We know that high-quality health services, early education, and care for young children and their families make a real difference. The Government’s aim is to put in place a coherent framework of services for families, from pregnancy through to age five which focus on promoting children’s development and help with all aspects of family life. We have increased free early education for all three and four year-olds to 15 hours a week from September 2010, in order to make sure children are well prepared for school. In addition we will:
Our aim is to offer choice for all families, while also providing more targeted help for those in greatest need. We have increased local flexibility, so that communities can tailor the pattern of provision to local requirements while also making sure that all children and families have entitlements to the most important services. Some families may need more support than others to offer their child the best possible start. For children growing up in disadvantaged families, their early experiences can either embed disadvantage, or give them the opportunity to break free of this cycle.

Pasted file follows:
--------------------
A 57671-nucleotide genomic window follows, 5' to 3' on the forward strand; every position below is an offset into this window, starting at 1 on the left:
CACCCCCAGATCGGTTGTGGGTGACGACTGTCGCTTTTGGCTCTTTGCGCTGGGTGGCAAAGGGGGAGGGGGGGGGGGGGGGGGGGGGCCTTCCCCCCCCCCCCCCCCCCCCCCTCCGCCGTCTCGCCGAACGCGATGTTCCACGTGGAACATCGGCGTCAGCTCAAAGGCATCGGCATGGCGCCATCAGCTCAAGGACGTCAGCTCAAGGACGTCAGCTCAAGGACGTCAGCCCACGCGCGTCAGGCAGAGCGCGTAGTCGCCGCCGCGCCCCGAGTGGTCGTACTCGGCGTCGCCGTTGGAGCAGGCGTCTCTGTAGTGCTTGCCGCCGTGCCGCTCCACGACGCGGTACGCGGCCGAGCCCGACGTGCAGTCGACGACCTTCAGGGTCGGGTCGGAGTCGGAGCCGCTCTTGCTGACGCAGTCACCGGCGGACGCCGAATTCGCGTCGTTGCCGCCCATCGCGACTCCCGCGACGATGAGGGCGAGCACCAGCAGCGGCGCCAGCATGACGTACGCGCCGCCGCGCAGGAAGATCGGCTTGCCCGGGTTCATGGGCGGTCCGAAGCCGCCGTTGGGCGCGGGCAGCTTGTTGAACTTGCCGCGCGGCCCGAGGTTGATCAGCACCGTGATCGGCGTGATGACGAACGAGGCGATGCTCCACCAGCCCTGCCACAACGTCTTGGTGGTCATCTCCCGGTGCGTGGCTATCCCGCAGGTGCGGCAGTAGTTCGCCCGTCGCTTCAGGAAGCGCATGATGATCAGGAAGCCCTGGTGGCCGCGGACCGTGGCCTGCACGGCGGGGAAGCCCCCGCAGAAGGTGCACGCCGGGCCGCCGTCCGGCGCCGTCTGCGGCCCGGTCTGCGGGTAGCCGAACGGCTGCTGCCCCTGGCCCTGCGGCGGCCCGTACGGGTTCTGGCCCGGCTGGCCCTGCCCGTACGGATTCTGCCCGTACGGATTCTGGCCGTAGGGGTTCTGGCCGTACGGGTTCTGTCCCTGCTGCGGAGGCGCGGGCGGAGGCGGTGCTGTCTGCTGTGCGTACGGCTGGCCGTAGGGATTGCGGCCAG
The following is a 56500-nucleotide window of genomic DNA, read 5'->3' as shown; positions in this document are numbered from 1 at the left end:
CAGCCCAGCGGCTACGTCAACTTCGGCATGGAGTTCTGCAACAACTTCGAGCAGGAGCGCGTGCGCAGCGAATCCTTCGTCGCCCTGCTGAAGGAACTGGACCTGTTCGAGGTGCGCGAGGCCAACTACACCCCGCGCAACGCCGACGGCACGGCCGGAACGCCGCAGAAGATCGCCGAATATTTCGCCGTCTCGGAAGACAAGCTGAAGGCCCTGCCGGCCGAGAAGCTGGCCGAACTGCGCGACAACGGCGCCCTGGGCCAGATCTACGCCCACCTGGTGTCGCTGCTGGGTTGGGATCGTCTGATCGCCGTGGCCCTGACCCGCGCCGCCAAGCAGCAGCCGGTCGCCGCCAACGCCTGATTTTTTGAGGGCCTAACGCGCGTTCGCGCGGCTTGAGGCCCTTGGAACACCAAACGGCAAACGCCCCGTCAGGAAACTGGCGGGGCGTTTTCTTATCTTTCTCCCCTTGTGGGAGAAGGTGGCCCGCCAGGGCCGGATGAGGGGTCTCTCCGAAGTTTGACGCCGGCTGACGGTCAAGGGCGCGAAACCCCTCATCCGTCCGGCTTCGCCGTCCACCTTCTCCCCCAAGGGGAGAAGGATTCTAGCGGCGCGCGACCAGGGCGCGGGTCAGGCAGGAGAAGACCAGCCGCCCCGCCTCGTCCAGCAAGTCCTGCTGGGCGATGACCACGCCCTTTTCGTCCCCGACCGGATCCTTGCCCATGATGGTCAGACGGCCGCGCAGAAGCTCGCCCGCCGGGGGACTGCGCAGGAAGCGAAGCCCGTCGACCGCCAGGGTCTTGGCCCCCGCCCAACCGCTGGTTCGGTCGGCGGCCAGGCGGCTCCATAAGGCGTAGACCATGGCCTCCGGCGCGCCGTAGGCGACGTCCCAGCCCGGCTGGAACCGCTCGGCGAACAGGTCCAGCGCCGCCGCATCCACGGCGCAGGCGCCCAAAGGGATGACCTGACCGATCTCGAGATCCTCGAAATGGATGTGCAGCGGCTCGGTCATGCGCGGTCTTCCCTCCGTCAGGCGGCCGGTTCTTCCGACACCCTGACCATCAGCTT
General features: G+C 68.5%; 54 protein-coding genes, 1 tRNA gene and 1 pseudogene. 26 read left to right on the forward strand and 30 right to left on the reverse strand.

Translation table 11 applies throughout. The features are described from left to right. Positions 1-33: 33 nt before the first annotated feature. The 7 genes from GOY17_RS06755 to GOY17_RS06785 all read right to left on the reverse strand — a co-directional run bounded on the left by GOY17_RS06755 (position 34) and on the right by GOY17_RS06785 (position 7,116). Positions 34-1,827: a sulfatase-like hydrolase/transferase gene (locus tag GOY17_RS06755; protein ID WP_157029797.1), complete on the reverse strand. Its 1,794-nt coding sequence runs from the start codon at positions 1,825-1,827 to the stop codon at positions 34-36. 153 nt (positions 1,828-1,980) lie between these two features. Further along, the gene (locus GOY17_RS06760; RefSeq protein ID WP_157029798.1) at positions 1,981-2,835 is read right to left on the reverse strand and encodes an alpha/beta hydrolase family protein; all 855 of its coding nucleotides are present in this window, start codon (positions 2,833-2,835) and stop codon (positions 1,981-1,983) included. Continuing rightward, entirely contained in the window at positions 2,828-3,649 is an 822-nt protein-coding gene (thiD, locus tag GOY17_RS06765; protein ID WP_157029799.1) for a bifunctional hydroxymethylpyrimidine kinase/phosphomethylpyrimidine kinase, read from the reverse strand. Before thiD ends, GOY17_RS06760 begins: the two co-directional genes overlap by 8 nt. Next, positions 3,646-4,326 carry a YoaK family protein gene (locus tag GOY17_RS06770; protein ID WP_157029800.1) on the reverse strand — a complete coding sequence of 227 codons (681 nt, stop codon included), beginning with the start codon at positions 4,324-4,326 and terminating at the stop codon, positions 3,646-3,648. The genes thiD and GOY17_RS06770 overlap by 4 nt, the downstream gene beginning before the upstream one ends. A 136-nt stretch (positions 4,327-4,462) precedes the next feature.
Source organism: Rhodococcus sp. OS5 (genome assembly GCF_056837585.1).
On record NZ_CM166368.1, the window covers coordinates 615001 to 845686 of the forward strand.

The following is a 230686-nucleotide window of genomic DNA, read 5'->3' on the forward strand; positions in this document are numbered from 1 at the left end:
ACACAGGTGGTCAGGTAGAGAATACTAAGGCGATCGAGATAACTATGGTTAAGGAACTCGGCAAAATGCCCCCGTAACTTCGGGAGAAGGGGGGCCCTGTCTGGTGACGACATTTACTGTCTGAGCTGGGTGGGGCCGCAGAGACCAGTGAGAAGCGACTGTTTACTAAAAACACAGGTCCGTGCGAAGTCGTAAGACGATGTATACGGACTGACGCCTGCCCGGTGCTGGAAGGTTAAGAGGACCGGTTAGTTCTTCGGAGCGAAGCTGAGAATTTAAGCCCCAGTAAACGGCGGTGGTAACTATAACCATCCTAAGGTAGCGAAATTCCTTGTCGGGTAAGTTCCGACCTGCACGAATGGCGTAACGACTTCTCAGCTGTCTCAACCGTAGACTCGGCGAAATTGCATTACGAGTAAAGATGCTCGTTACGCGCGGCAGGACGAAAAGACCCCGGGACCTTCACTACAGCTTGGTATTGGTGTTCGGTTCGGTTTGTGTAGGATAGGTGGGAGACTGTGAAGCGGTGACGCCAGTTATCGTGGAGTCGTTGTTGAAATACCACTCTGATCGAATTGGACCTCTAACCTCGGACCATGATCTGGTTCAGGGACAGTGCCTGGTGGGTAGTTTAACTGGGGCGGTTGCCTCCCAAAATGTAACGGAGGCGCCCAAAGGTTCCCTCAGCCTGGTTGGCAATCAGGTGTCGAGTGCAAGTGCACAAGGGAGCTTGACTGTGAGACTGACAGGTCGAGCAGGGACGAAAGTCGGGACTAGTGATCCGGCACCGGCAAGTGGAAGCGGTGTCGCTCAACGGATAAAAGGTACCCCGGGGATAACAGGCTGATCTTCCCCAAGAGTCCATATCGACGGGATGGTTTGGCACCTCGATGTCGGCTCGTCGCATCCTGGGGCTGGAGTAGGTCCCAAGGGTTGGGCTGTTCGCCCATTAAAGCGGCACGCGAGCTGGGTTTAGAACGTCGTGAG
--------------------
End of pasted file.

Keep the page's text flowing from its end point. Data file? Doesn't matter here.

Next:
The Government is committed to removing bureaucracy in order to free professionals up to do the job they trained for, so they can spend most of their time in direct contact with children and families rather than on paperwork and form filling. Professionals working in the foundation years have told us that they want the freedom to be able to meet the needs of the whole child, providing the right help at the right time, and recognising the importance of social and emotional development as well as more formal learning. This is vital if children are to be healthy, happy, safe, and successful.